Feb 09,2007 00:00
Ken Burns was in a hurry. He couldn't stick around for the tears this time. But he promised to come back.
The famous documentary filmmaker was in San Diego recently, showing clips from his new epic, "The War," a 14-hour series about World War II, to about 150 people.
Burns has been doing this all over the country, a "payback" tour instead of a press tour. A grateful payback to the ever-dwindling number of veterans who fought in the war, and to those who sacrificed on the home front, he said.
The sharing gets emotional. Usually, Burns said, "a veteran will come up to me afterward, in tears, and say, 'I've waited all my life for someone to do it the way it was.'"
This day, though, he had to rush from the city's Veterans Museum and Memorial Center to another engagement. There wasn't time for any post-screening meet-and-greet.
But that doesn't mean there wasn't emotion. Some audience members wiped their eyes after viewing footage of dead Americans floating in the water at Tarawa, an atoll where Marines fought the Japanese in 1943.
They flinched at the sounds of exploding shells and the rat-a-tat-tat of machine gunfire. When a veteran from Minnesota explained on-screen that the war was horrible but "something that had to be done," they nodded.
"I'm glad the word is finally getting out about what the war was like," said Herman Herdt, a Navy veteran who flew on B-24s during the war. "People need to know."
World War II is hardly a secret, of course. It is in many ways our most celebrated war, the subject in recent years alone of best-selling books ("The Greatest Generation"), Oscar-winning movies ("Saving Private Ryan") and acclaimed television projects ("Band of Brothers").
In Burns' eyes, though, the war has been a little too celebrated.
"It has been so smothered in bloodless, gallant myth," Burns said in an interview before the screening. "It's become the good war, when of course the Second World War was the worst war. Sixty million human beings died.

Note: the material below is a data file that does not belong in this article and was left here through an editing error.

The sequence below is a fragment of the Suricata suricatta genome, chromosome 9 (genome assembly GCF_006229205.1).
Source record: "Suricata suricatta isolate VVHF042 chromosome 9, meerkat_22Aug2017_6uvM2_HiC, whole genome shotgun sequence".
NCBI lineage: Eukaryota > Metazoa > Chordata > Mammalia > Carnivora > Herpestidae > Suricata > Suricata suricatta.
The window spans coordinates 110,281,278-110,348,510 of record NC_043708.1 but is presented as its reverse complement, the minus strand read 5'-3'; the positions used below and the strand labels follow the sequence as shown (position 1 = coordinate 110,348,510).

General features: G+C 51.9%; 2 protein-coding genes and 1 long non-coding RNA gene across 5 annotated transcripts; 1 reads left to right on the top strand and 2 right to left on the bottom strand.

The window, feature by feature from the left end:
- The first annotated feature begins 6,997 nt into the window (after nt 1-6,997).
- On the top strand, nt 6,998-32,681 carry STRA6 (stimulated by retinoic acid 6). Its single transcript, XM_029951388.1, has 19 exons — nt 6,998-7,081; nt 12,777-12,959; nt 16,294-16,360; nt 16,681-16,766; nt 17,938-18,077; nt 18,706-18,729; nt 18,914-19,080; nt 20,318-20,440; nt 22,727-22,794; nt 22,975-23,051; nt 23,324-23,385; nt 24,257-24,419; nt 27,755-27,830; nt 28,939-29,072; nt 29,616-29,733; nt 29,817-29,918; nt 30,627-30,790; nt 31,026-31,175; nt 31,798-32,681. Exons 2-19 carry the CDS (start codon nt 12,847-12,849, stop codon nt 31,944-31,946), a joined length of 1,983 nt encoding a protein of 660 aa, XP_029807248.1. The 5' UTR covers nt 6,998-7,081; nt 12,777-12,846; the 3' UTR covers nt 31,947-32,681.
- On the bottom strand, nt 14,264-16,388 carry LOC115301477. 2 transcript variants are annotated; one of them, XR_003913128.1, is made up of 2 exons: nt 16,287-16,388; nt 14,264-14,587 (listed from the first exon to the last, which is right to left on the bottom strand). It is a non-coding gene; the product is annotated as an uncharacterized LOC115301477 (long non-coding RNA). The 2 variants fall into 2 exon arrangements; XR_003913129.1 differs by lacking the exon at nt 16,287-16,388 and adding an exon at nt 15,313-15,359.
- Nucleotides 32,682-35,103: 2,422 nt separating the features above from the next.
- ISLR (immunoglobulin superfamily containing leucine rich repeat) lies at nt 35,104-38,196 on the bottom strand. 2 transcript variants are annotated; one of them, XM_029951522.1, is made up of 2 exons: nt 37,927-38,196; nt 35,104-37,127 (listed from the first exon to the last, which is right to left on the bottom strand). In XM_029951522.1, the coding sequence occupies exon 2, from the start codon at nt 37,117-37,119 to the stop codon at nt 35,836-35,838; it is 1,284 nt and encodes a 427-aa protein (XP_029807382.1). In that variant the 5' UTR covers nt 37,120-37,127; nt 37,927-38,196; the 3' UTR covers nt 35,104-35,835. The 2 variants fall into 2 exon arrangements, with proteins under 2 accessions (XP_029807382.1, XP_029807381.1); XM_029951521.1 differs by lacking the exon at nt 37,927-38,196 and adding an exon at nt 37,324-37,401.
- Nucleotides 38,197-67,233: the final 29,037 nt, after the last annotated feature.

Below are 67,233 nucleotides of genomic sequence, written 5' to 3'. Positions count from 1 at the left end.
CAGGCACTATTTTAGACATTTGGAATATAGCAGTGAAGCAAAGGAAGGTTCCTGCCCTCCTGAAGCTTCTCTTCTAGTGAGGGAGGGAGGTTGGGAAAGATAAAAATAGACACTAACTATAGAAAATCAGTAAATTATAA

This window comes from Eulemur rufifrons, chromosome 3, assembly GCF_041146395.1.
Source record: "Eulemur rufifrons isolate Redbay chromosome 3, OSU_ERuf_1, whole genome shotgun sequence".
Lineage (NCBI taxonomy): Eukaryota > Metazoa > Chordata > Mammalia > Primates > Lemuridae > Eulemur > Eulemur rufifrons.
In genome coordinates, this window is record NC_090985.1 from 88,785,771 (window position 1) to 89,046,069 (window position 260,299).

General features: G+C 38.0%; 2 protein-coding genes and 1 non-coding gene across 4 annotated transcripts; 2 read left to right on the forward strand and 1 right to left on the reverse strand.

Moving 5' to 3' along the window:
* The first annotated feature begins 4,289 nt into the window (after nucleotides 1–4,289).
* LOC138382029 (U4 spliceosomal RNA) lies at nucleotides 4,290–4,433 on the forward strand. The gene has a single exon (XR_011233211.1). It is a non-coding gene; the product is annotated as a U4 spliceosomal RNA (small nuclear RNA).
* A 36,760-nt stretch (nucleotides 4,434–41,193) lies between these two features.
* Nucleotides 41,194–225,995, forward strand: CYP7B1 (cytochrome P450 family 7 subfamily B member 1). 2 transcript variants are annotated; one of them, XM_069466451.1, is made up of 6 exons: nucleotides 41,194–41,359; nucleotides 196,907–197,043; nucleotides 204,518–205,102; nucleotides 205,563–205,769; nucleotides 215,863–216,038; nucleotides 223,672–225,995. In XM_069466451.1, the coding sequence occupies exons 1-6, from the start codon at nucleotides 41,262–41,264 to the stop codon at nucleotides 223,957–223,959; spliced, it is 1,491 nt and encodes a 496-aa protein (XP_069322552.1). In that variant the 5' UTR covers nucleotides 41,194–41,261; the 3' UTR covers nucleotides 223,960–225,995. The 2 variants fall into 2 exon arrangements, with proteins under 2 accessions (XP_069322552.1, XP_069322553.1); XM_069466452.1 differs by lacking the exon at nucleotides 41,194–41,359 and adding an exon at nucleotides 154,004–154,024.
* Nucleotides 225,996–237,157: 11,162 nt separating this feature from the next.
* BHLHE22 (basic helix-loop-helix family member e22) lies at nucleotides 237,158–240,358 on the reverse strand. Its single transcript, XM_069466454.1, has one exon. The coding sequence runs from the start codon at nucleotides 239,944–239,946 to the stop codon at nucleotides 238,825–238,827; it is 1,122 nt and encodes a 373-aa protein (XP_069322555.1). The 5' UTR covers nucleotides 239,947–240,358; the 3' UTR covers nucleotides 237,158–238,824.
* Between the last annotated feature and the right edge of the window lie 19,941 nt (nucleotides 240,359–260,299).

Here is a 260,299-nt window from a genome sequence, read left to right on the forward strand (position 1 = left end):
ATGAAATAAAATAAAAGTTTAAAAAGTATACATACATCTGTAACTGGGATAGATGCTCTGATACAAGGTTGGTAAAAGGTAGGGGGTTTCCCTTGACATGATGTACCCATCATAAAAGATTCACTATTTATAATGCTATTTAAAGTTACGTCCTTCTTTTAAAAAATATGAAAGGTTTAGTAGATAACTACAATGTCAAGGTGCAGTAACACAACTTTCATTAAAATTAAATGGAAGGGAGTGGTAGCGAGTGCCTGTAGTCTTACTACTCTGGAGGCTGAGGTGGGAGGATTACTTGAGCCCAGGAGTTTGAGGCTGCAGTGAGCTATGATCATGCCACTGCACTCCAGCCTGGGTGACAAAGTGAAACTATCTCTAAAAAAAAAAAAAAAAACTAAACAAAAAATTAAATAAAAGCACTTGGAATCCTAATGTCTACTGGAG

"We need to refocus how we tell the story. Instead of being seduced by the presidents, the prime ministers, the field marshals and the famous generals, instead of getting seduced by everything Nazi, or by the strategy and the tactics, we need to focus on what it was like to be in the war."
His series, which will premiere on PBS in September, tells the story of the war from "the bottom up," through the eyes of 50 people from four American towns: Sacramento, Calif.; Waterbury, Conn.; Mobile, Ala.; and Luverne, Minn.
Those towns - one from the West, one from the Northeast, one from the South and one from the Midwest - stand in for places large and small all across the country, Burns said. "Every city in America was affected by the war."
After he made his Emmy-winning documentary about the Civil War in 1990, Burns was reluctant to do another combat film. He said he didn't want to be typecast. And he wasn't sure he could handle "being sucked again into the vortex of war."
But two things made him reconsider: the fact that about 1,000 World War II veterans are dying every day, and the fact that many American youngsters know almost nothing about the "great cataclysm" that upended the world from 1939 to 1945.
"Many of them think we fought with the Germans against the Russians," Burns said. "They don't know that we fought in Europe and the Pacific at the same time."
When Burns mentioned that youthful ignorance before Wednesday's screening, there was gasping and head-shaking in the audience - a mix of war veterans, their families and people who heard about it through the local PBS channel.
But the veterans know they share some of the blame. They have been notoriously reticent to discuss what happened with even their families.
"My dad talked about the war, but it was always just the funny stories," said Pat Anderson, a San Diego resident who attended the screening. "It was never the serious stuff." Herdt said he only recently started talking about the war, at the urging of his pastor.
After the screening, Burns thanked the veterans for their service, "for helping to save the world," for the example they set of what can happen when all of America rows in the same direction.
And Burns encouraged their grandchildren to do what he did: Grab a camera and ask those who were alive back then what it was really like."You'll find," he said, "that in extraordinary times there are no ordinary lives."